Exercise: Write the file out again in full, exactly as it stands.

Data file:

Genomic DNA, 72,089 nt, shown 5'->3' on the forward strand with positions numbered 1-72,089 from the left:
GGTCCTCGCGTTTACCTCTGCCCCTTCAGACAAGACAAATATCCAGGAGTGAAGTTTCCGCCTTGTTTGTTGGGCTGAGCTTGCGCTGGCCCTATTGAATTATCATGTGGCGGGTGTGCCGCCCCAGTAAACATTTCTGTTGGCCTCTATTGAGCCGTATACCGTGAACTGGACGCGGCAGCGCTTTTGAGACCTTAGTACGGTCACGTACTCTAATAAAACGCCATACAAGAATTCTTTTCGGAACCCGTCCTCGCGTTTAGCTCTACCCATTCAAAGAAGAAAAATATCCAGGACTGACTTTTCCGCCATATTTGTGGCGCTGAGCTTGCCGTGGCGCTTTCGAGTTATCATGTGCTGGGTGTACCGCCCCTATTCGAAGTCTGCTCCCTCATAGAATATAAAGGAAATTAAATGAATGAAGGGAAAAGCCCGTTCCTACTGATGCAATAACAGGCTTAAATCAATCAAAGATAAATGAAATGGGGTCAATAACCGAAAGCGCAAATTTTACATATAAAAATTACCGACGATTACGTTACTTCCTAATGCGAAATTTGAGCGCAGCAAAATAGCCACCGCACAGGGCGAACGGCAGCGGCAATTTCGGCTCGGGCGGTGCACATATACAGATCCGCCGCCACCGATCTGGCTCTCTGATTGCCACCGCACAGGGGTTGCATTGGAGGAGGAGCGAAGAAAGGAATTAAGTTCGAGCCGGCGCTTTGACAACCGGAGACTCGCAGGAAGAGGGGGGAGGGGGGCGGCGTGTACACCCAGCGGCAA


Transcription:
Genomic DNA, 72,089 nt, shown 5'->3' on the forward strand with positions numbered 1-72,089 from the left:
GGTCCTCGCGTTTACCTCTGCCCCTTCAGACAAGACAAATATCCAGGAGTGAAGTTTCCGCCTTGTTTGTTGGGCTGAGCTTGCGCTGGCCCTATTGAATTATCATGTGGCGGGTGTGCCGCCCCAGTAAACATTTCTGTTGGCCTCTATTGAGCCGTATACCGTGAACTGGACGCGGCAGCGCTTTTGAGACCTTAGTACGGTCACGTACTCTAATAAAACGCCATACAAGAATTCTTTTCGGAACCCGTCCTCGCGTTTAGCTCTACCCATTCAAAGAAGAAAAATATCCAGGACTGACTTTTCCGCCATATTTGTGGCGCTGAGCTTGCCGTGGCGCTTTCGAGTTATCATGTGCTGGGTGTACCGCCCCTATTCGAAGTCTGCTCCCTCATAGAATATAAAGGAAATTAAATGAATGAAGGGAAAAGCCCGTTCCTACTGATGCAATAACAGGCTTAAATCAATCAAAGATAAATGAAATGGGGTCAATAACCGAAAGCGCAAATTTTACATATAAAAATTACCGACGATTACGTTACTTCCTAATGCGAAATTTGAGCGCAGCAAAATAGCCACCGCACAGGGCGAACGGCAGCGGCAATTTCGGCTCGGGCGGTGCACATATACAGATCCGCCGCCACCGATCTGGCTCTCTGATTGCCACCGCACAGGGGTTGCATTGGAGGAGGAGCGAAGAAAGGAATTAAGTTCGAGCCGGCGCTTTGACAACCGGAGACTCGCAGGAAGAGGGGGGAGGGGGGCGGCGTGTACACCCAGCGGCAA